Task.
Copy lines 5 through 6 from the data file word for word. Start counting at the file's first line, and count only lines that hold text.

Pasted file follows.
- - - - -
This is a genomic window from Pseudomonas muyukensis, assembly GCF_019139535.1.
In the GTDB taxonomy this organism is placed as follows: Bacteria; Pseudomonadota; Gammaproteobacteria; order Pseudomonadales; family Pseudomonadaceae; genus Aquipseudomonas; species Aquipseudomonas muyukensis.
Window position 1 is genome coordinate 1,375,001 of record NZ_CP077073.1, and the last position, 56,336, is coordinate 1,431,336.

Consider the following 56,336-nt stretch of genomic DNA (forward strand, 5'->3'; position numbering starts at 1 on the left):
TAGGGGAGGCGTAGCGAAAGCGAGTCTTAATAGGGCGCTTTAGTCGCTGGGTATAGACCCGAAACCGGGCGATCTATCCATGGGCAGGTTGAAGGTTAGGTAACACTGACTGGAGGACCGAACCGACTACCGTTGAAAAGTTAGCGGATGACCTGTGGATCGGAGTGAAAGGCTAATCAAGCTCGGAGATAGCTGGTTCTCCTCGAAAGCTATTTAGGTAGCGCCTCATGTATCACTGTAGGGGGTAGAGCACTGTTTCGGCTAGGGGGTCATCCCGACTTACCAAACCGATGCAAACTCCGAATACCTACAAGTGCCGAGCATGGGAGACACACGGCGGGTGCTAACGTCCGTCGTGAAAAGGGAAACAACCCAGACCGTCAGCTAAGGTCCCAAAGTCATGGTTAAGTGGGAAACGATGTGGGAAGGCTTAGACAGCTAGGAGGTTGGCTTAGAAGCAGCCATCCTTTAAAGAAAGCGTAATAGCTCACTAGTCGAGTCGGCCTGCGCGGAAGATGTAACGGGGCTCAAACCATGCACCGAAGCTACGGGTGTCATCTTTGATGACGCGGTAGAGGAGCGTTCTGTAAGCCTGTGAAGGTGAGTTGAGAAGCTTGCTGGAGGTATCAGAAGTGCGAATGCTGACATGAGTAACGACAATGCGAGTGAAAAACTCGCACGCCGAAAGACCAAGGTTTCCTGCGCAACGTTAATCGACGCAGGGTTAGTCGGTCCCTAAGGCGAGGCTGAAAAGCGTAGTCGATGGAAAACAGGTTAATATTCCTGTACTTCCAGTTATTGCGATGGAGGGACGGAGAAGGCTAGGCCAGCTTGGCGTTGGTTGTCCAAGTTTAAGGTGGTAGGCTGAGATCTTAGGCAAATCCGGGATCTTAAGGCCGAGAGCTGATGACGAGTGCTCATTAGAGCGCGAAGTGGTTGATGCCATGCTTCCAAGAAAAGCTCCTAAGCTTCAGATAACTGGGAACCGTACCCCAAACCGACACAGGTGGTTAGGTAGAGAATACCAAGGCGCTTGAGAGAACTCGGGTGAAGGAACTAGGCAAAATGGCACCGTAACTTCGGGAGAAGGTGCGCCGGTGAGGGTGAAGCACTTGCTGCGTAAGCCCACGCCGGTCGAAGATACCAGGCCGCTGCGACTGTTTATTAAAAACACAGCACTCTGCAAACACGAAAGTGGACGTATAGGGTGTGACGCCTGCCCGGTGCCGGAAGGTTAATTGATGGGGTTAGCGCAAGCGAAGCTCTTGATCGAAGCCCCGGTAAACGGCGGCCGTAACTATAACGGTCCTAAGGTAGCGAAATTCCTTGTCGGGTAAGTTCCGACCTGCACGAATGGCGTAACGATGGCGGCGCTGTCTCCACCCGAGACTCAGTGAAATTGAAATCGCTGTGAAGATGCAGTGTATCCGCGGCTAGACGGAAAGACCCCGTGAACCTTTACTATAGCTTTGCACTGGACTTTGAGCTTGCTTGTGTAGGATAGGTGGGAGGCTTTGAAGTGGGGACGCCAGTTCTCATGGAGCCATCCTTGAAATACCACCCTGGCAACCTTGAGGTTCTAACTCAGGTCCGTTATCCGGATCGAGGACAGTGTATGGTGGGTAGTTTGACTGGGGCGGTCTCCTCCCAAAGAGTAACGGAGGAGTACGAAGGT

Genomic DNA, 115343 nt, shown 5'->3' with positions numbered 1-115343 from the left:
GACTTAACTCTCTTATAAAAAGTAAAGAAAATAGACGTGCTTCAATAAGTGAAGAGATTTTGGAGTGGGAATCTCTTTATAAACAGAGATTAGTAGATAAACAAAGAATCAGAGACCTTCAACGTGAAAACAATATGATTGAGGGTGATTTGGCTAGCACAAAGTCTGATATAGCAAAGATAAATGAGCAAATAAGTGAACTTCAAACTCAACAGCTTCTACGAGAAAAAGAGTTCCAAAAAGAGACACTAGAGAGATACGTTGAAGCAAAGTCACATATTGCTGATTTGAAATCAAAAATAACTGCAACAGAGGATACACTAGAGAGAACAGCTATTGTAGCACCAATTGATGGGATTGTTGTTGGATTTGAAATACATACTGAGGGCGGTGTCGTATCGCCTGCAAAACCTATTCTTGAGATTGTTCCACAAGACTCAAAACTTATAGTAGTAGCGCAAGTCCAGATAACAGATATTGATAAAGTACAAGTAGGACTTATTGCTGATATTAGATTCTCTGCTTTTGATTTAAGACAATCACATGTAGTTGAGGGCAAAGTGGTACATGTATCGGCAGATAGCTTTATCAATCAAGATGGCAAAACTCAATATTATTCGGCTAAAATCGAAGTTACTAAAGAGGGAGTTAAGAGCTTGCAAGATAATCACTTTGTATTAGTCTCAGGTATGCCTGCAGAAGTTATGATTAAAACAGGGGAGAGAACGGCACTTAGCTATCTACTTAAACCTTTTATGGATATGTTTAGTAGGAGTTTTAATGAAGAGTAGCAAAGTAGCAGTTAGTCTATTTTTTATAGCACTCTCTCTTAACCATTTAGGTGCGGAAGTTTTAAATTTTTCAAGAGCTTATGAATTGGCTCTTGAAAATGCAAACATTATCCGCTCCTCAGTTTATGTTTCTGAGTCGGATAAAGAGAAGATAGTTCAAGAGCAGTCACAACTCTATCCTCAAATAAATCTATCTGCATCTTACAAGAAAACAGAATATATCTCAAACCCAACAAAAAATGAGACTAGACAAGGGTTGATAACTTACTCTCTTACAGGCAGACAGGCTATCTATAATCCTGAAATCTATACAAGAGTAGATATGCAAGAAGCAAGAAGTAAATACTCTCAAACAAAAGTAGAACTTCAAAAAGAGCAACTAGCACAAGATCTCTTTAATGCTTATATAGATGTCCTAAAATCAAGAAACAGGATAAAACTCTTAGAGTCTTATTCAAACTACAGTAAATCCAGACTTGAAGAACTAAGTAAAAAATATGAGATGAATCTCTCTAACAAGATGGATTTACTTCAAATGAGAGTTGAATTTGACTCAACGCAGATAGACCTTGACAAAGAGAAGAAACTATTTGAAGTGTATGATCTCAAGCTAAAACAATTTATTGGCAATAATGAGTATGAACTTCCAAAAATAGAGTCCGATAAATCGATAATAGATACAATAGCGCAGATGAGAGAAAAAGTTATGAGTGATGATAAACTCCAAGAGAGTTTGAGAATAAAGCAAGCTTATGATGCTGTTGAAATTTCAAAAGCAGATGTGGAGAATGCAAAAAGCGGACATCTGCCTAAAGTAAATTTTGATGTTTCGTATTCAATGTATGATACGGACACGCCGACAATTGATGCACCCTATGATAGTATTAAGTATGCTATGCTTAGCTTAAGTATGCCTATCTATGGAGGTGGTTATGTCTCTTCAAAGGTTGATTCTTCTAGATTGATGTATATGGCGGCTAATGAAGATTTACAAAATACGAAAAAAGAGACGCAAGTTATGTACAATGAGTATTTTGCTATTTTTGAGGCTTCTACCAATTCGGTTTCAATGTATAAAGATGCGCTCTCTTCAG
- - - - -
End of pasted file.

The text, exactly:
TAGGGGAGGCGTAGCGAAAGCGAGTCTTAATAGGGCGCTTTAGTCGCTGGGTATAGACCCGAAACCGGGCGATCTATCCATGGGCAGGTTGAAGGTTAGGTAACACTGACTGGAGGACCGAACCGACTACCGTTGAAAAGTTAGCGGATGACCTGTGGATCGGAGTGAAAGGCTAATCAAGCTCGGAGATAGCTGGTTCTCCTCGAAAGCTATTTAGGTAGCGCCTCATGTATCACTGTAGGGGGTAGAGCACTGTTTCGGCTAGGGGGTCATCCCGACTTACCAAACCGATGCAAACTCCGAATACCTACAAGTGCCGAGCATGGGAGACACACGGCGGGTGCTAACGTCCGTCGTGAAAAGGGAAACAACCCAGACCGTCAGCTAAGGTCCCAAAGTCATGGTTAAGTGGGAAACGATGTGGGAAGGCTTAGACAGCTAGGAGGTTGGCTTAGAAGCAGCCATCCTTTAAAGAAAGCGTAATAGCTCACTAGTCGAGTCGGCCTGCGCGGAAGATGTAACGGGGCTCAAACCATGCACCGAAGCTACGGGTGTCATCTTTGATGACGCGGTAGAGGAGCGTTCTGTAAGCCTGTGAAGGTGAGTTGAGAAGCTTGCTGGAGGTATCAGAAGTGCGAATGCTGACATGAGTAACGACAATGCGAGTGAAAAACTCGCACGCCGAAAGACCAAGGTTTCCTGCGCAACGTTAATCGACGCAGGGTTAGTCGGTCCCTAAGGCGAGGCTGAAAAGCGTAGTCGATGGAAAACAGGTTAATATTCCTGTACTTCCAGTTATTGCGATGGAGGGACGGAGAAGGCTAGGCCAGCTTGGCGTTGGTTGTCCAAGTTTAAGGTGGTAGGCTGAGATCTTAGGCAAATCCGGGATCTTAAGGCCGAGAGCTGATGACGAGTGCTCATTAGAGCGCGAAGTGGTTGATGCCATGCTTCCAAGAAAAGCTCCTAAGCTTCAGATAACTGGGAACCGTACCCCAAACCGACACAGGTGGTTAGGTAGAGAATACCAAGGCGCTTGAGAGAACTCGGGTGAAGGAACTAGGCAAAATGGCACCGTAACTTCGGGAGAAGGTGCGCCGGTGAGGGTGAAGCACTTGCTGCGTAAGCCCACGCCGGTCGAAGATACCAGGCCGCTGCGACTGTTTATTAAAAACACAGCACTCTGCAAACACGAAAGTGGACGTATAGGGTGTGACGCCTGCCCGGTGCCGGAAGGTTAATTGATGGGGTTAGCGCAAGCGAAGCTCTTGATCGAAGCCCCGGTAAACGGCGGCCGTAACTATAACGGTCCTAAGGTAGCGAAATTCCTTGTCGGGTAAGTTCCGACCTGCACGAATGGCGTAACGATGGCGGCGCTGTCTCCACCCGAGACTCAGTGAAATTGAAATCGCTGTGAAGATGCAGTGTATCCGCGGCTAGACGGAAAGACCCCGTGAACCTTTACTATAGCTTTGCACTGGACTTTGAGCTTGCTTGTGTAGGATAGGTGGGAGGCTTTGAAGTGGGGACGCCAGTTCTCATGGAGCCATCCTTGAAATACCACCCTGGCAACCTTGAGGTTCTAACTCAGGTCCGTTATCCGGATCGAGGACAGTGTATGGTGGGTAGTTTGACTGGGGCGGTCTCCTCCCAAAGAGTAACGGAGGAGTACGAAGGT

Genomic DNA, 115343 nt, shown 5'->3' with positions numbered 1-115343 from the left: